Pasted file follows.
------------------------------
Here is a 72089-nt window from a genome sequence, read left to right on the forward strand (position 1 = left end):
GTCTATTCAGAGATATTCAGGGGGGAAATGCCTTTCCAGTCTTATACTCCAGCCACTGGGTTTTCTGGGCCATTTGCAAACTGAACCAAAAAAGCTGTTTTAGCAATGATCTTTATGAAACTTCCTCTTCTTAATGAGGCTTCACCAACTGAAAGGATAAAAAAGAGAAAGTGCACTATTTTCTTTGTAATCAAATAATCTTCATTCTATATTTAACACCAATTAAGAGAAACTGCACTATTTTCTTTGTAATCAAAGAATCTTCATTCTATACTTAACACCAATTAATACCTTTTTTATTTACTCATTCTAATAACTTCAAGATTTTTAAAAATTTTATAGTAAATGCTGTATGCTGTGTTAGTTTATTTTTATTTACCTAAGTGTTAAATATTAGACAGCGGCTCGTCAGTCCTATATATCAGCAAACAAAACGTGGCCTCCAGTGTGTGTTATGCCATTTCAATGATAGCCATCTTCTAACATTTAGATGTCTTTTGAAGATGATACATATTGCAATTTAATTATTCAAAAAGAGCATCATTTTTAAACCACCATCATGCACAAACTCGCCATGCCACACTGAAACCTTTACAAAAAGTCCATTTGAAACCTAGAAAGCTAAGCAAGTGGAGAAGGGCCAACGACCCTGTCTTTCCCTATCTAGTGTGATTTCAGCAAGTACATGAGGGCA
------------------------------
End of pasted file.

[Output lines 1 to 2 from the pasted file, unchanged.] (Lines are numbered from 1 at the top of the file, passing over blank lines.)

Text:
Here is a 72089-nt window from a genome sequence, read left to right on the forward strand (position 1 = left end):
GTCTATTCAGAGATATTCAGGGGGGAAATGCCTTTCCAGTCTTATACTCCAGCCACTGGGTTTTCTGGGCCATTTGCAAACTGAACCAAAAAAGCTGTTTTAGCAATGATCTTTATGAAACTTCCTCTTCTTAATGAGGCTTCACCAACTGAAAGGATAAAAAAGAGAAAGTGCACTATTTTCTTTGTAATCAAATAATCTTCATTCTATATTTAACACCAATTAAGAGAAACTGCACTATTTTCTTTGTAATCAAAGAATCTTCATTCTATACTTAACACCAATTAATACCTTTTTTATTTACTCATTCTAATAACTTCAAGATTTTTAAAAATTTTATAGTAAATGCTGTATGCTGTGTTAGTTTATTTTTATTTACCTAAGTGTTAAATATTAGACAGCGGCTCGTCAGTCCTATATATCAGCAAACAAAACGTGGCCTCCAGTGTGTGTTATGCCATTTCAATGATAGCCATCTTCTAACATTTAGATGTCTTTTGAAGATGATACATATTGCAATTTAATTATTCAAAAAGAGCATCATTTTTAAACCACCATCATGCACAAACTCGCCATGCCACACTGAAACCTTTACAAAAAGTCCATTTGAAACCTAGAAAGCTAAGCAAGTGGAGAAGGGCCAACGACCCTGTCTTTCCCTATCTAGTGTGATTTCAGCAAGTACATGAGGGCA